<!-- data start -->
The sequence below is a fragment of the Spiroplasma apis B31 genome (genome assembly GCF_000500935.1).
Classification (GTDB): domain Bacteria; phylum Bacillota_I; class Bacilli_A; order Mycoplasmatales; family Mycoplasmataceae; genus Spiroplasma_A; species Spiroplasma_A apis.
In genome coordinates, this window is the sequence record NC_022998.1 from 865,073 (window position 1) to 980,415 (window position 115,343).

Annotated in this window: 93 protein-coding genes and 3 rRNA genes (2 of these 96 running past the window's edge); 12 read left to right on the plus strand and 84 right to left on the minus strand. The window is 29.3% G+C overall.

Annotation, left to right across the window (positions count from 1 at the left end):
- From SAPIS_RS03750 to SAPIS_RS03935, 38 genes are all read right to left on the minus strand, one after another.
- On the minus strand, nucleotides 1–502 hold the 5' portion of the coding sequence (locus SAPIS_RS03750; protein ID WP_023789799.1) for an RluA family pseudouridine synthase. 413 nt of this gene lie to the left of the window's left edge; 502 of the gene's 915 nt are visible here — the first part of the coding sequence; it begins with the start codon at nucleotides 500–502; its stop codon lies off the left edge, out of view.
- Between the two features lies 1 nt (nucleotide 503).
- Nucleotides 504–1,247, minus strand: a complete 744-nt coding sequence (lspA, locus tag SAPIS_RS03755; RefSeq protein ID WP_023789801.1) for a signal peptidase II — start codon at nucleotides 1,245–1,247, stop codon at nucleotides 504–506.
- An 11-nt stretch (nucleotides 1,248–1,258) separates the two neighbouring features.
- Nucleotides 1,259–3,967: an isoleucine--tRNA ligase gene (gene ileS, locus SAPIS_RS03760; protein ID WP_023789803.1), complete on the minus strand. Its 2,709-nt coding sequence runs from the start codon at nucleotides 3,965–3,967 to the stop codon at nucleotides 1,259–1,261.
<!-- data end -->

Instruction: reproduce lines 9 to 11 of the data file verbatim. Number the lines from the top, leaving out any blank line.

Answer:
- Nucleotides 504–1,247, minus strand: a complete 744-nt coding sequence (lspA, locus tag SAPIS_RS03755; RefSeq protein ID WP_023789801.1) for a signal peptidase II — start codon at nucleotides 1,245–1,247, stop codon at nucleotides 504–506.
- An 11-nt stretch (nucleotides 1,248–1,258) separates the two neighbouring features.
- Nucleotides 1,259–3,967: an isoleucine--tRNA ligase gene (gene ileS, locus SAPIS_RS03760; protein ID WP_023789803.1), complete on the minus strand. Its 2,709-nt coding sequence runs from the start codon at nucleotides 3,965–3,967 to the stop codon at nucleotides 1,259–1,261.